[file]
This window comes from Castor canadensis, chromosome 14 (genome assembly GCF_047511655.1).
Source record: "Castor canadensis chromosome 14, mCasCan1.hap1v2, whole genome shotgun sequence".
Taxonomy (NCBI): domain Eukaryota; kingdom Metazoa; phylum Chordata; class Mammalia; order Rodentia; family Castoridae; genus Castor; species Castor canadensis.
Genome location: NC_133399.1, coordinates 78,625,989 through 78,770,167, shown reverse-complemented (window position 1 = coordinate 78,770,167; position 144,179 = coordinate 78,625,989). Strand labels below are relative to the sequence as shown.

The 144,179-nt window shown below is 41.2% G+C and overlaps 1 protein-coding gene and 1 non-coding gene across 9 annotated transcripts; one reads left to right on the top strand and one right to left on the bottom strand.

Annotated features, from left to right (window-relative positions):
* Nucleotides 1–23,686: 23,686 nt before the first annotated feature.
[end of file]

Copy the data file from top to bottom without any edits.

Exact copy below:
This window comes from Castor canadensis, chromosome 14 (genome assembly GCF_047511655.1).
Source record: "Castor canadensis chromosome 14, mCasCan1.hap1v2, whole genome shotgun sequence".
Taxonomy (NCBI): domain Eukaryota; kingdom Metazoa; phylum Chordata; class Mammalia; order Rodentia; family Castoridae; genus Castor; species Castor canadensis.
Genome location: NC_133399.1, coordinates 78,625,989 through 78,770,167, shown reverse-complemented (window position 1 = coordinate 78,770,167; position 144,179 = coordinate 78,625,989). Strand labels below are relative to the sequence as shown.

The 144,179-nt window shown below is 41.2% G+C and overlaps 1 protein-coding gene and 1 non-coding gene across 9 annotated transcripts; one reads left to right on the top strand and one right to left on the bottom strand.

Annotated features, from left to right (window-relative positions):
* Nucleotides 1–23,686: 23,686 nt before the first annotated feature.